EC306 Labour Economics. Chapter 3" Labour Supply and Public Policy

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1 EC306 Labour Economics Chapter 3" Labour Supply and Public Policy 1

2 Objectives Income/payroll Taxes Income Maintenance Schemes Demogrant Social assistance/welfare Programs Negative Income Tax Wage Subsidy Earned Income Tax Credit Employment Insurance Workers Compensation Childcare Subsidies 2

3 Income and Payroll Taxes Income taxes - Largely a tax on labour income Payroll taxes EI, CPP Affects the price of leisure Altered budget constraint with proportional tax: After tax actual income = value of purchases of consumption goods à (1-t)w(T-L) = C à C + (1-t)wL = (1-t)wT à MRS = (1-t)w characterizes optimal choice 3

4 Consumption Before the income tax, Ava chooses L 1. C 1 An income tax rotates the budget constraint. BC 2 BC 1 L 1 Leisure

5 Consumption Substitution effect is larger Consumption Income effect is larger Ava works less. Ava works more. C 1 C 1 C 2 C 2 BC 1 BC 2 BC 1 BC 2 Leisure L 1 L L 2 2 L 1 Leisure

6 Taxes on labour supply In the first picture, Ava consumes more leisure and less hours of work. Here leisure increases from L 1 to L 2. In this case, the substitution effect is larger than the income effect. In the second picture, Ava consumes less leisure and more hours of work. Here leisure decreases from L 1 to L 3. In this case, the substitution effect is smaller than the income effect. At low levels of labor supply, it seems very unlikely that income effects could be larger than substitution effects, because the income effects are proportional to hours worked before the wage change. Review show income and substitution effects of the tax graphically 6

7 Empirical evidence The general conclusions from econometric studies are that: Labor supply elasticities for primary earners are around +0.1, a fairly small effect. Labor supply elasticities for secondary earners are in the range of +0.5 to +1.0, a much larger effect. This effect comes mainly from the extensive margin of whether to work or not, rather than the intensive margin on the actual number of hours to work. 7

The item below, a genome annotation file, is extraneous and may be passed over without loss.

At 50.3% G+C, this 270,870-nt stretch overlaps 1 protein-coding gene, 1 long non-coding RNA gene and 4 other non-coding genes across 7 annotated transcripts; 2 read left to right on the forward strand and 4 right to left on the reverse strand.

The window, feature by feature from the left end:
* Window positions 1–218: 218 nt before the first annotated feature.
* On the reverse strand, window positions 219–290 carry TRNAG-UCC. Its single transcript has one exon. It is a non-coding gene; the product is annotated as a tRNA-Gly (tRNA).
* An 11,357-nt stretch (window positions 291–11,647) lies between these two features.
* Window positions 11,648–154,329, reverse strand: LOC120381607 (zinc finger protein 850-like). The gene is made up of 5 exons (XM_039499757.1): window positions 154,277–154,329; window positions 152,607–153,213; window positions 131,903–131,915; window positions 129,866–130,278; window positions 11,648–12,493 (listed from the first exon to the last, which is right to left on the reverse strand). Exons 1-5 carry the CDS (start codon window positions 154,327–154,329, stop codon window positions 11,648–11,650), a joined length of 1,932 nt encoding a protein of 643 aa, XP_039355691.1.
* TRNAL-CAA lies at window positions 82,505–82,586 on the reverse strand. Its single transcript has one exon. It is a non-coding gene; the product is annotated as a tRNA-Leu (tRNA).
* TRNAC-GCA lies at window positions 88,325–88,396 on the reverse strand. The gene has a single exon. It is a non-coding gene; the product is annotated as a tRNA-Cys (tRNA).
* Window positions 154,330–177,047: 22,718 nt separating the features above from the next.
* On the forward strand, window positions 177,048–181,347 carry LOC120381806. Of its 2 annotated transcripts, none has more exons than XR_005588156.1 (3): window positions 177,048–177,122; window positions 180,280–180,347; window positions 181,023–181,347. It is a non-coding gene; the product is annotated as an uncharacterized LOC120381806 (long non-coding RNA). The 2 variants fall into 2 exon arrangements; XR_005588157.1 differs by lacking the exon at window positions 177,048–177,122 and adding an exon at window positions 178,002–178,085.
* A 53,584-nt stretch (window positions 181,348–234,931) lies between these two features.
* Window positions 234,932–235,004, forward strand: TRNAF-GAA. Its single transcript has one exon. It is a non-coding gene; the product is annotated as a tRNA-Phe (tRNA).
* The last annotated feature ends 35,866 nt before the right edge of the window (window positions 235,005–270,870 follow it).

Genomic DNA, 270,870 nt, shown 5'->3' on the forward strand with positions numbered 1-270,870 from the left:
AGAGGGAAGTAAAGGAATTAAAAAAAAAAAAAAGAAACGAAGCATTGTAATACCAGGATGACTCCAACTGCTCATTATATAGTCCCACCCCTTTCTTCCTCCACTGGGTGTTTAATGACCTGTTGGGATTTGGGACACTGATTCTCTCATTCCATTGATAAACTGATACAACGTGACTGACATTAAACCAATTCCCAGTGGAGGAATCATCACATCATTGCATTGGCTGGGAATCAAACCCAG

8 Can reducing tax rates increase total tax revenue? w S (net) wage rate (1-t 1 )w (1-t 2 )w (1-t 3 )w H 0 Hours of work

9 Laffer Curve Tax revenues t 1 t 2 t 3 Tax rate

10 Income Maintenance Schemes Designed to supplement low incomes, which can arise for a various number of reasons No single program can address the multiple reasons for low income 10

11 Income Maintenance Schemes 11

12 Income Maintenance Schemes 12

13 Income Maintenance Schemes Universal Programs vs. Targeted Programs Universal Programs Administratively simple Everyone receives the same transfer regardless of income Expensive Also benefits non-low income people 13

14 Income Maintenance Schemes Targeted Programs Cheaper method Individuals are given exactly enough of a transfer to reach the poverty line Only those below poverty line would receive transfer Creates a disincentive to earn income and, hence, may cause individuals to reduce work effort 14

15 Income Maintenance Schemes Permanent or Transitory? Compensating low wages or shortage of hours worked? Low income may be due to the shortage of hours worked or low wage rate: Shortage of hours is mainly associated with the loss of transitory income (needs transitory type policy) Low wage rate, on the other hand, may represent permanent low income (needs permanent type policy) Difficult to isolate permanent from transitory 15